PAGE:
32 They were now on the way up to Jerusalem, and Jesus was walking ahead of them. The disciples were filled with awe, and the people following behind were overwhelmed with fear. Taking the twelve disciples aside, Jesus once more began to describe everything that was about to happen to him. 33 “Listen,” he said, “we’re going up to Jerusalem, where the Son of Man will be betrayed to the leading priests and the teachers of religious law. They will sentence him to die and hand him over to the Romans. 34 They will mock him, spit on him, flog him with a whip, and kill him, but after three days he will rise again.”
35 Then James and John, the sons of Zebedee, came over and spoke to him. “Teacher,” they said, “we want you to do us a favor.”
36 “What is your request?” he asked.
37 They replied, “When you sit on your glorious throne, we want to sit in places of honor next to you, one on your right and the other on your left.”
38 But Jesus said to them, “You don’t know what you are asking! Are you able to drink from the bitter cup of suffering I am about to drink? Are you able to be baptized with the baptism of suffering I must be baptized with?”
39 “Oh yes,” they replied, “we are able!”
Then Jesus told them, “You will indeed drink from my bitter cup and be baptized with my baptism of suffering. 40 But I have no right to say who will sit on my right or my left. God has prepared those places for the ones he has chosen.”
41 When the ten other disciples heard what James and John had asked, they were indignant. 42 So Jesus called them together and said, “You know that the rulers in this world lord it over their people, and officials flaunt their authority over those under them. 43 But among you it will be different. Whoever wants to be a leader among you must be your servant, 44 and whoever wants to be first among you must be the slave of everyone else. 45 For even the Son of Man came not to be served but to serve others and to give his life as a ransom for many.”
46 Then they reached Jericho, and as Jesus and his disciples left town, a large crowd followed him. A blind beggar named Bartimaeus (son of Timaeus) was sitting beside the road. 47 When Bartimaeus heard that Jesus of Nazareth was nearby, he began to shout, “Jesus, Son of David, have mercy on me!”
48 “Be quiet!” many of the people yelled at him.
But he only shouted louder, “Son of David, have mercy on me!”
49 When Jesus heard him, he stopped and said, “Tell him to come here.”
So they called the blind man. “Cheer up,” they said. “Come on, he’s calling you!” 50 Bartimaeus threw aside his coat, jumped up, and came to Jesus.
51 “What do you want me to do for you?” Jesus asked.
“My rabbi,” the blind man said, “I want to see!”
52 And Jesus said to him, “Go, for your faith has healed you.” Instantly the man could see, and he followed Jesus down the road.
The juxtaposition between Jesus (yet again) warning the disciples about his impending execution and James and John asking to sit on either side of his throne could not be more stark. Mark has mentioned this ongoing argument/jockeying for position more than once before, but here we finally are given a specific instance of certain disciples trying to position themselves above the rest. But Jesus will have none of it. He promises them nothing and then launches into one of the most ignored (in practical terms) of all Jesus’ teachings: the call to servant leadership. Those who lead the church are her servants, not her masters, leading for the sake of others, not for personal gain. The very next story is an interesting follow up. Non-servant leaders follow the example of the crowd here, telling those in need to sit down and be quiet and learn to accept your sorry lot in life. They are too busy elbowing for throne room position to help the one in need. But this is not how Jesus leads, not how he directs his leaders to lead. The kingdom of God doesn’t come in through sitting on a throne. The kingdom of God breaks in when the blind man is healed. The kingdom of God breaks in when the hungry are fed, the thirsty given a drink, the sick and imprisoned are visited. The kingdom of God breaks in when demons are thrown out of people’s lives, when marriages are restored, when bodies are healed, when old psychological wounds (too often wrought by some church) are healed.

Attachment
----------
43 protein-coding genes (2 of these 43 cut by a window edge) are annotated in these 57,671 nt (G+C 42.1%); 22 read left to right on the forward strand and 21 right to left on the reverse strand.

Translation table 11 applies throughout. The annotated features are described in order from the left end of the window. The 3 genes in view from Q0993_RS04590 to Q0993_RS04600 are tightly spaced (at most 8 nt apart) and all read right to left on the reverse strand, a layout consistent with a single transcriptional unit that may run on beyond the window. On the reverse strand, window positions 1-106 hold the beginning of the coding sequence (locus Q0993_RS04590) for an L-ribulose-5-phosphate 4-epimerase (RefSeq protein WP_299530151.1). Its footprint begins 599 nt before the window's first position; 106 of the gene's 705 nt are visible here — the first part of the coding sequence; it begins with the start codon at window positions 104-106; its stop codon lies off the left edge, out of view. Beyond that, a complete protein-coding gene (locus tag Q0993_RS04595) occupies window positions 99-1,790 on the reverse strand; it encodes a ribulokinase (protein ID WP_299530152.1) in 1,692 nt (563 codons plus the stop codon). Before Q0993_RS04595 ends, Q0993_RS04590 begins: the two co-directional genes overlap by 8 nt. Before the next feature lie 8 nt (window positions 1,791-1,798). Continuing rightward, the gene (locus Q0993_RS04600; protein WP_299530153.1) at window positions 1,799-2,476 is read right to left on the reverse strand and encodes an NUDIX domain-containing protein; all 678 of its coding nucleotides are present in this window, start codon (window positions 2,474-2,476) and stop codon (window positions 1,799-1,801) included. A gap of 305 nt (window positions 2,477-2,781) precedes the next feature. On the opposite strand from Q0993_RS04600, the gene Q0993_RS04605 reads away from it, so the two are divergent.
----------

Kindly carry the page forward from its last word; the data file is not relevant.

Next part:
New Living Translation (NLT)
Holy Bible. New Living Translation copyright© 1996, 2004, 2007 by Tyndale House Foundation. Used by permission of Tyndale House Publishers Inc., Carol Stream, Illinois 60188. All rights reserved.
One thought on “Red Letter Year: 2/11”
I was looking at Jesus’s answer to James and John question in verse 38. “You don’t know what you are asking! Are you able to drink from the bitter cup of suffering I am about to drink? Are you able to be baptized with the baptism of suffering I must be baptized with?”
Do we really understand the intensity of this. Are we willing to suffer the pain, humiliation and death that Jesus experienced?
Comments are closed.